For another great coastal documentary see this earlier post about Ray: A Life Underwater.
Nigeria has a shipwreck problem. According to Leadership Sunday, a prominent Nigerian newspaper, the country has become “a dumping ground for old ships and abandoned marine vessels.” By their account, 100 shipwrecks and derelicts litter Nigeria’s 530 miles of coastline. That’s a lot of wrecks in a small space and rumors of conspiracy are in the air. One merchant captain told the paper that some Nigerians may have connived with the owners of the ships to dump them in Nigeria. Nigerians own about 40 of the wrecks.
Despite being obvious navigation and environmental hazards, few wrecks are likely to be removed anytime soon because of the staggering cost of salvage. Experts estimate that it will cost approximately 70,000,000 naira (about $450,000) to dismantle each vessel, a heavy burden during an economic downturn. Chief Philip Asiodu, president of the Nigerian Conservation Foundation, told the paper that the shipwrecks are time bombs waiting to explode, concluding: ““It would be an act of monumental irresponsibility for us to close our eyes to this issue.” Judging from the article, it appears that awareness to the “shipwreck problem” is growing. Action can’t be too far in the offing, at least that’s the hope.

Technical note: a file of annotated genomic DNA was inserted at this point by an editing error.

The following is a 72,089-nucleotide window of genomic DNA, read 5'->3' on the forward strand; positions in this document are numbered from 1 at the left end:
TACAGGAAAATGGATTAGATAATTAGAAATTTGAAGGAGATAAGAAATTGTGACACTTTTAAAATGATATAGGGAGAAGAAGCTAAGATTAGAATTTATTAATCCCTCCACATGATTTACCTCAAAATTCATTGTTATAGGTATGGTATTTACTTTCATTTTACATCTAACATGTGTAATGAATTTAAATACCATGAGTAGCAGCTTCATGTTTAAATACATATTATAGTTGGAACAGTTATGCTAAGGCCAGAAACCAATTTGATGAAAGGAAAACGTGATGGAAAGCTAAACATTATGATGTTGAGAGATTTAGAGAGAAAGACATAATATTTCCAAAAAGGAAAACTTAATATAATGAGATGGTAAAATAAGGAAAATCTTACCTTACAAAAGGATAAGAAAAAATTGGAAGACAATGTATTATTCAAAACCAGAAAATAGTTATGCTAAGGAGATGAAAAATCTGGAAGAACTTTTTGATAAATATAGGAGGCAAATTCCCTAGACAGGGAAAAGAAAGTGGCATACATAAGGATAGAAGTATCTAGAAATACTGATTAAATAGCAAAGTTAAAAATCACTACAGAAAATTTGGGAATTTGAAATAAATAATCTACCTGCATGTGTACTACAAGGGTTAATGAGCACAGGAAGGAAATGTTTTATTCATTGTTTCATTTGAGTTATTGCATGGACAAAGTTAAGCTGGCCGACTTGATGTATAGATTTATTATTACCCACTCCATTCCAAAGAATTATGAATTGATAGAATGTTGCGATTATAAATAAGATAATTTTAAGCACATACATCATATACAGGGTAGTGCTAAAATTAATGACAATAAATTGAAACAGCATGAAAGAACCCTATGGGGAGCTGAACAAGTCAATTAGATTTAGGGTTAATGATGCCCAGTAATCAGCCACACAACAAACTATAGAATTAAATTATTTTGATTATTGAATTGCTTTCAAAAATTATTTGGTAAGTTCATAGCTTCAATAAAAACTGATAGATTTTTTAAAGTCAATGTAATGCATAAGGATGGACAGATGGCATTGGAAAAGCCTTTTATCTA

For more see this and this.
Maps and charts are some of the best historical sources out there. For studying the coast and shipwrecks, they’re indispensable–the first sources I look for when starting a research project. (For a great introduction to the history, problems and politics of charting the American coast see Mark Monmonier’s Coast Lines: How Mapmakers Frame the World and Chart Environmental Change.)
You can find many charts and maps online (and for free). I’m a big fan of NOAA’s Office of Coast Survey Historical Maps and Charts Collection, which includes more than 35,000 high-resolution scans of everything from nautical charts and bathymetric maps to city plans and Civil War battlefield maps. Another place to look is American Memory, the Library of Congress’s digital content portal. (more posts coming about these soon!)
The chapter I’m writing now focuses on the stretch of the New Jersey shore bounded by Barnegat Inlet and Wreck Pond. Fortunately, there are a lot of New Jersey maps and charts that are readily available–Rutgers University has collected many and linked to them here. The image on the left, taken from an 1833 state map, offers a unique window onto the coast at the time it was made. Zoom in (image on the right) and we can clearly see the landscape as well as the roads (not all of these had actually been built), taverns (house with a flagstaff), and settlements (few and far between) that defined life on the nineteenth-century coast. Invaluable knowledge for any understanding of shipwrecks or coastal life during this or any time.